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Bungie Ordered To Return Stock To Former Composer Marty O’Donnell

Bungie

A VentureBeat exclusive report says that a court arbitrator has ordered Bungie to return founders’ stock to Marty O’Donnell, the composer for Halo and Destiny recently fired by the company.

A preliminary injunction by the arbitrator states that Bungie “erred when it stripped music and audio chief Marty O’Donnell of his founders’ shares in the game studio, which has become extremely valuable because of the success of its Halo, which has generated billions of dollars and sold more than 50 million copies, and the excitement around its upcoming Destiny online shooter game.”

O’Donnell had filed the arbitration claim shortly after being fired back in April against both the studio and its head Harold Ryan, and the arbitrator, retired Judge Sharon Armstrong at JAMS, Inc. in Seattle, ruled in his favor. Bungie is entitled to an appeal, and as the VentureBeat report states a final order has yet to be issued.

The arbitrator found that “O’Donnell demonstrated substantial likelihood of proving that he was one of seven founders of Bungie (which originally had the name Arete Seven LLC) and that the company gave him 1.27 million shares of class B shares in October 2007. Those shares were converted into 336,375 shares of Bungie’s Series B-1 Preferred Stock in 2010, when Activision started making a lot of noise about Destiny. He was also issued 48,000 shares of Bungie’s common stock. And in December 2010, O’Donnell signed a contract extending his employment through 2020.”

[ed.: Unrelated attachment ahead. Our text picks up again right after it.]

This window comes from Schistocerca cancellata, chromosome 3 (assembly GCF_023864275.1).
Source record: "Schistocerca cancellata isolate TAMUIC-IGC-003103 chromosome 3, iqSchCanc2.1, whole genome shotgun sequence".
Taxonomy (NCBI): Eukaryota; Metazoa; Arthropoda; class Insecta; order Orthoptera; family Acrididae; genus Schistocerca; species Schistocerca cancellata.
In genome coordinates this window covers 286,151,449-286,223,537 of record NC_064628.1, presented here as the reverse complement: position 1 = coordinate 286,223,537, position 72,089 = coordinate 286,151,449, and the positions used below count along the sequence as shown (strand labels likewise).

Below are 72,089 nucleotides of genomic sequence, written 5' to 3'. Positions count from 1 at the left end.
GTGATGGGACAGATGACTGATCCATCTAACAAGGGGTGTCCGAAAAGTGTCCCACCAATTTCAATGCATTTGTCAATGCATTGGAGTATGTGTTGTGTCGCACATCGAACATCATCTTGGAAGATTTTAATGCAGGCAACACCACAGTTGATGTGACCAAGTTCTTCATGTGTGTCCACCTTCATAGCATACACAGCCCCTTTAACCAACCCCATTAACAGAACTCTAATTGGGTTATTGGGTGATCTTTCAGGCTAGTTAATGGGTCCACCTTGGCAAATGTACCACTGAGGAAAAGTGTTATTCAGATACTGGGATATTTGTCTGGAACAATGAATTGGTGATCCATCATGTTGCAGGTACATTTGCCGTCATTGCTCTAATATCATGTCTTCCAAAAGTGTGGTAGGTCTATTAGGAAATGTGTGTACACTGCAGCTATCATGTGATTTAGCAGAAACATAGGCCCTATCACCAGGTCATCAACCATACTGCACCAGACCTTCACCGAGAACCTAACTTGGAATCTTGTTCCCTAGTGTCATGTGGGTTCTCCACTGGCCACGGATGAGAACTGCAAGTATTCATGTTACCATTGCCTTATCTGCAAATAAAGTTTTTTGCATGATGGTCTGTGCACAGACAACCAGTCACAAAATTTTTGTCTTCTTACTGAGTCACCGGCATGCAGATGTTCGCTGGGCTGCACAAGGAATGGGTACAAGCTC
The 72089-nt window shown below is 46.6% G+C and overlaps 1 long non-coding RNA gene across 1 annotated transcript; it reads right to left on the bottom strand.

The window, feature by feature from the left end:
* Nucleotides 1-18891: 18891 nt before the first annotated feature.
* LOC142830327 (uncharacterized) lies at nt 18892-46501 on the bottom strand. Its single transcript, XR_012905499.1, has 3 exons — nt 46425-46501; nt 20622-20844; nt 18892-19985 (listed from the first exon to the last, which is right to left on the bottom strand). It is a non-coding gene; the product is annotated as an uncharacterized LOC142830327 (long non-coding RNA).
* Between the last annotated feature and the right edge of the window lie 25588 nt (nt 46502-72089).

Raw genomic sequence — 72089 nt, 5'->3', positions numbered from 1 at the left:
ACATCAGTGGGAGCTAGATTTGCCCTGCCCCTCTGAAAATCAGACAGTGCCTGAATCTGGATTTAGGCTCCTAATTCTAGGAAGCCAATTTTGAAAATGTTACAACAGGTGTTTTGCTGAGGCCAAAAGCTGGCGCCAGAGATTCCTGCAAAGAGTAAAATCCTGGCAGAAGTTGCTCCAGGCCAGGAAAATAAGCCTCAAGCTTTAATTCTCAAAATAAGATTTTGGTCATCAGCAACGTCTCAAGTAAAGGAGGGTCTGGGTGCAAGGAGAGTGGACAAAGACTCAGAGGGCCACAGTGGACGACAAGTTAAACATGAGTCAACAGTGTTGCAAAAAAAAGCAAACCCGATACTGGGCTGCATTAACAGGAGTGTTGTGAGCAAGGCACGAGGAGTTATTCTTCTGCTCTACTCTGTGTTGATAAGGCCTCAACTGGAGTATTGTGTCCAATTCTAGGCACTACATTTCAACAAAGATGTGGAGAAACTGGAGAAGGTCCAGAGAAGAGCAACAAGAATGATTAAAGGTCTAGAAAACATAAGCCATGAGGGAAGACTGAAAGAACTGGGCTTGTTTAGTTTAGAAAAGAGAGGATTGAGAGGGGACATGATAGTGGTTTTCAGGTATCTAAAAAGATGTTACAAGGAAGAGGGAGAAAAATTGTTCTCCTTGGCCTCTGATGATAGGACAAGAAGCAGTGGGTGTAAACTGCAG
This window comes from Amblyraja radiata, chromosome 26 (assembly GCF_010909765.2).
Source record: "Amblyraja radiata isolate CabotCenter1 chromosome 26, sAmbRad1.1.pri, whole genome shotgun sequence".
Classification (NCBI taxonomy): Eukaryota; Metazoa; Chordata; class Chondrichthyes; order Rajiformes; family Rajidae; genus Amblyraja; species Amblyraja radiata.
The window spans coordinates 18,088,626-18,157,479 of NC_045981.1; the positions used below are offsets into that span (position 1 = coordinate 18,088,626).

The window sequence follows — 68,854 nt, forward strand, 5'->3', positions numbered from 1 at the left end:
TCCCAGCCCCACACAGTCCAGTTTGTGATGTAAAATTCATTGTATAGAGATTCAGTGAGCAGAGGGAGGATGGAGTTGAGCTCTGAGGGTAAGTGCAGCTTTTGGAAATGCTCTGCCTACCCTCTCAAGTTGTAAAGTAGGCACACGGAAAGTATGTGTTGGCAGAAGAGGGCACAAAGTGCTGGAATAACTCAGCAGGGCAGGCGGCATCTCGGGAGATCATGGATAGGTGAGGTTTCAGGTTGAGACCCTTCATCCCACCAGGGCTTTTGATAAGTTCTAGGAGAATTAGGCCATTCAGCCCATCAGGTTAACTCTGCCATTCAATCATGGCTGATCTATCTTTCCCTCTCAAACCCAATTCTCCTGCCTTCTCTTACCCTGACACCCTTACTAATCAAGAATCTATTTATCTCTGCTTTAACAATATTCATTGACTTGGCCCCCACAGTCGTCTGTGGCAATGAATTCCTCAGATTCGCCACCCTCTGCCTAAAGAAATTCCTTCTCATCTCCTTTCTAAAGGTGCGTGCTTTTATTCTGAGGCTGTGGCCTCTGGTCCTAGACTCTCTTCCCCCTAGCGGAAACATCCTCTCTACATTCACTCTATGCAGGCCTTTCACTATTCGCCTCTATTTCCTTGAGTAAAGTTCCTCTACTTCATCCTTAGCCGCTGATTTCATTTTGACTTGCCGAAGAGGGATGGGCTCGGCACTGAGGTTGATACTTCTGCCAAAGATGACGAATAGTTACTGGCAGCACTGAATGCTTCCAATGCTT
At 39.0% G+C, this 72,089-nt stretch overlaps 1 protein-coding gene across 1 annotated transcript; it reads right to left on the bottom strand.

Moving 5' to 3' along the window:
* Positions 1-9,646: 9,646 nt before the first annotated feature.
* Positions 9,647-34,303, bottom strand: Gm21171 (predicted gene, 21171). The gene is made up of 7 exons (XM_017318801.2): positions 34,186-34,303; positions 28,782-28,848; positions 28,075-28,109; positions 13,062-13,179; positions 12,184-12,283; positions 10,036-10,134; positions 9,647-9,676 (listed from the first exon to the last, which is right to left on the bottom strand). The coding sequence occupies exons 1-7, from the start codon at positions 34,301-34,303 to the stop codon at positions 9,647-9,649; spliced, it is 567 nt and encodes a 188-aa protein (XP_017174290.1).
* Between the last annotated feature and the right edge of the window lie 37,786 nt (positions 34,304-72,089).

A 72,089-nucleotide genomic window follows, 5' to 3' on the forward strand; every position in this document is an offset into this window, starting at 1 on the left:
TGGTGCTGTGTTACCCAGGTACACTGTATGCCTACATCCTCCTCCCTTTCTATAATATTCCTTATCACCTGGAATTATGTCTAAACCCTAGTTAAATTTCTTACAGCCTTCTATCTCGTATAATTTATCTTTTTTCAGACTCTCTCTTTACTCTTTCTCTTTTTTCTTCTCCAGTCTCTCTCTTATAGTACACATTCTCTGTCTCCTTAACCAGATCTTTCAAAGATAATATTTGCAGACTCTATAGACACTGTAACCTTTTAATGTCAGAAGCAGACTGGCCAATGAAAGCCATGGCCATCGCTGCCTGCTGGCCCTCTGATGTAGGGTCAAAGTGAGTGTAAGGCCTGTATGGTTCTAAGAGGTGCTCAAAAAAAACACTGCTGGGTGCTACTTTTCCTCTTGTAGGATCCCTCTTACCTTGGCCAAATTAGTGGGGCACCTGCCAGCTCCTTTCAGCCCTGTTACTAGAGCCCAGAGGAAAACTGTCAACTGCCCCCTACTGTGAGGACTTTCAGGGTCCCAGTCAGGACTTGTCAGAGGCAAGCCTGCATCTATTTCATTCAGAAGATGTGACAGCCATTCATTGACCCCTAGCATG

This is the second victory in O’Donnell’s legal battle with Bungie, as he was awarded $95,000 in unpaid wages in late July. We fully expect this war of attrition to continue through the appeal process. The entire ruling can be read at this link, if legal documents are your thing.

We are rather saddened by Bungie’s exile of Marty O’Donnell, because his music played a major part in the entire Halo experience. The Halo theme has reached almost universal aplomb, and that same style was plainly evident in what little we’ve seen of Destiny so far. Should the Destiny soundtrack become as iconic as Halo, we already know that any Destiny sequel won’t be scored by the same musical mind, and that is awfully disappointing.

It seems that this legal war of attrition is far from over, and we’ll continue to cover it as it proceeds. As for Bungie’s next game, Destiny will launch Sept. 9 for Xbox One, PlayStation 4, Xbox 360, PlayStation 3, and PC.

Next: Paul McCartney's Destiny Theme to be Released as Single

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